generation set of Shimano SPD pedals just to save a few grammes.
He could have saved as much weight by just going to the toilet on
race day morning.
Cut down handlebars
Today everyone rides with wide bars, the wider the better, but
back in the day, the opposite was true. You know I mentioned how
we were weight obsessive? Well, we would do all we could to get
our bike’s weight down and, to us, it made perfect sense to
cut an inch or two off the ends of our bars to drop some grammes,
in the process throwing away anything up to £10 worth of offcuts.
The fact that you could barely steer the bike afterwards wasn’t
thought about when we pulled the hacksaw out of the tool box.
Today you get disc brakes on even the cheapest of mountain bikes,
but BITD they simply didn’t exist; mechanical or hydraulic.
Back then if you wanted good brakes you had V-brakes as an upgrade
from the existing cantilever brakes, or what has now happily been
all but forgotten – the U-brake. The horseshoe shape of a
U-brake meant it collected mud – badly. Then to aggravate
the problem, bike designers put the brake under the chainstays where
it could get even more clogged up.
In the mid- to late-‘90s we went a bit crazy colour wise
and one of the easiest and cheapest ways of getting some colour
on your bike was to swap steel bolts out for anodised aluminium
ones. Hey, there was even the bonus of a bit of weight saving.
Some riders must have been colour blind, as there was no other
excuse for the terrible selection of colours used. However, a far
greater problem was the use of alloy bolts in the wrong locations.
Due to the tensile strength of the average anodised alloy bolt it
should only be used in low-stress applications like brake lever
clamps. That didn’t stop idiots from using them on their brakes.
Just stop and think for a minute or two about how much stress can
potentially go through a bike’s brake when it’s being
applied… and that’s why I never used alloy bolts for
When MTBs first appeared they took a lot of technology from road
cycling and, while a lot of it worked well enough, some of it just
wasn’t up to the job; headsets being a case in point. Today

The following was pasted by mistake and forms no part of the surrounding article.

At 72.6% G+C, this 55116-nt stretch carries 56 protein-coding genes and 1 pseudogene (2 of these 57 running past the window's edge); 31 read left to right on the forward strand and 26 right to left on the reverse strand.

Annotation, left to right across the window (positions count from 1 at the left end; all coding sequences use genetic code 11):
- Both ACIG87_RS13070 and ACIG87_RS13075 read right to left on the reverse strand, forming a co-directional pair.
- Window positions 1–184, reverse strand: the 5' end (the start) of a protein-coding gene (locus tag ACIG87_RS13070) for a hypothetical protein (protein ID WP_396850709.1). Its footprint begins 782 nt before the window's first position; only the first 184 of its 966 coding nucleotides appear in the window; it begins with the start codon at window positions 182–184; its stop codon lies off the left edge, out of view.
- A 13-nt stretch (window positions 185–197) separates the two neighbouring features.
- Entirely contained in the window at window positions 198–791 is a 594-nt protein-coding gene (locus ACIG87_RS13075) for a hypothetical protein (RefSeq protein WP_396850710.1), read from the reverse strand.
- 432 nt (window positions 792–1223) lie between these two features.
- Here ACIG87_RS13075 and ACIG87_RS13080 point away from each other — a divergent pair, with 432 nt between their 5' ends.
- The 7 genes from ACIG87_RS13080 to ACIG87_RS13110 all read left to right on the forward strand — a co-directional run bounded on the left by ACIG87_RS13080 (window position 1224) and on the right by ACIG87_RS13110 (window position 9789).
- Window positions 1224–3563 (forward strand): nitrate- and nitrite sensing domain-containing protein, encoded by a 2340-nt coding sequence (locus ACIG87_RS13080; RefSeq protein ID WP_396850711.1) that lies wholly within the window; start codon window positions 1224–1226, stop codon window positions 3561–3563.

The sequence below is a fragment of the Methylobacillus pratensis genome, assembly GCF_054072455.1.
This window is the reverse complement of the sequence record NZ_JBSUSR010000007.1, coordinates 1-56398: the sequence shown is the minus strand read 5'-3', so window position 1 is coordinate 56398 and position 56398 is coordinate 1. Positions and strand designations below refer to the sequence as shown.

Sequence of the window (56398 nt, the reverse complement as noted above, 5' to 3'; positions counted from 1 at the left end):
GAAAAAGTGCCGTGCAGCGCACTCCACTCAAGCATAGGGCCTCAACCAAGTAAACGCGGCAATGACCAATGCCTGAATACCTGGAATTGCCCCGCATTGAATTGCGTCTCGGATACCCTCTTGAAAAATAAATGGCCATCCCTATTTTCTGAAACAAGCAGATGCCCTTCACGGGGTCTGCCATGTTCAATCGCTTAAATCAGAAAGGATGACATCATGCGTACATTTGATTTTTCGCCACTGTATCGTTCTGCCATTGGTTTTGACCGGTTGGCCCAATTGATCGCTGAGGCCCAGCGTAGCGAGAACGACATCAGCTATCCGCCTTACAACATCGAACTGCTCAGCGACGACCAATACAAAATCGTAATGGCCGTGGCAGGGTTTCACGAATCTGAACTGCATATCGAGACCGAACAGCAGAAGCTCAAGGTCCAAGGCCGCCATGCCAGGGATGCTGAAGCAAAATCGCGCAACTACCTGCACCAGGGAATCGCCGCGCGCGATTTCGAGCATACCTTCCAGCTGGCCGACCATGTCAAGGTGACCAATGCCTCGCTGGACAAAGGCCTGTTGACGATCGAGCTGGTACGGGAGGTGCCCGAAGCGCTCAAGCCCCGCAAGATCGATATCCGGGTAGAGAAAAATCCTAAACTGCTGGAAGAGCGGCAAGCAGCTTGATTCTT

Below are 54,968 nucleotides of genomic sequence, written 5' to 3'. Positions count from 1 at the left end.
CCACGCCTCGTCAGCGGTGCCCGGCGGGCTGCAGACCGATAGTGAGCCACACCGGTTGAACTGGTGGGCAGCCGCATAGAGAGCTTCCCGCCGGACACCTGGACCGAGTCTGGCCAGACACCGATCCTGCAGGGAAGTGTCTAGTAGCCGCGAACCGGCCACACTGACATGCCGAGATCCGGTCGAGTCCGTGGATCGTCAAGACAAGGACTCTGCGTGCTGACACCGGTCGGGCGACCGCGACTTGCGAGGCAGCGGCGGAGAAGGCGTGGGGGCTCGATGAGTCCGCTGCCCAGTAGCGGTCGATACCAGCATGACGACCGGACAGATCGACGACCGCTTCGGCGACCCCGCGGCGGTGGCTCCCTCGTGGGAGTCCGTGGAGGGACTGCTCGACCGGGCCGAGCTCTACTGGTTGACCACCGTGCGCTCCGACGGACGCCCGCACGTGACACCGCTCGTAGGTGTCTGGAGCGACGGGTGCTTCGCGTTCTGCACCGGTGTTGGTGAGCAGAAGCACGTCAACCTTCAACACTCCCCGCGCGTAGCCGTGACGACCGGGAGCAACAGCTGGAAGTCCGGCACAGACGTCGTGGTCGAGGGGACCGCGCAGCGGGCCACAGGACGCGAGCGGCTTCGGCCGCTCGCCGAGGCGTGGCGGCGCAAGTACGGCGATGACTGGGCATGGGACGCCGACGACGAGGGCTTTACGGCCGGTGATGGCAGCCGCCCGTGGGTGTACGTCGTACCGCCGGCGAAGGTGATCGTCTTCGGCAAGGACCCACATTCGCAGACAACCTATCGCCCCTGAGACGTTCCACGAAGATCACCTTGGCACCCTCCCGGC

there doesn’t seem to be much in the way of standards, but
back then all bicycles had 1in diameter headtubes and headsets that
threaded on to the fork’s steerer tube. On the road this wasn’t
a problem, but the hammering the average rigid mountain bike of
the time got meant that the two big nuts on the top of a headset
would soon loosen off and need tightening. A simple job but one
that required two 32mm spanners. Not the sort of thing you through
in your pack when you go riding. And that is why today almost all
bikes have threadless headsets that can be adjusted with an Allen
I’ve heard it said that there are no new ideas and there're
lots of examples of people trying to reinvent the wheel in mountain
biking, and some are more successful than others.
One current trend is dropper seat posts, but they’re nothing
new. It’s just that these days they’re far more sophisticated
than the option we had BITD. We simply had a quick release on the
seat post clamp and would stop and move the post up and down as
needed. Then some bright spark in the USA came up with the Hite-Rite.
It was basically just a scissor spring, one end of which fitted
the seat post quick release and the other bolted to a clamp around
the seat post itself. When you wanted to drop the post you opened
the quick release, and, in theory at least, the saddle would drop
out of the way when you put your weight on it. Shut the clamp, ride
that tricky section, undo the clamp and up slides the seat. Well,
it only worked if your post was well greased and there was no guarantee
that your seat would be back in the right place or even straight
when you let it raise.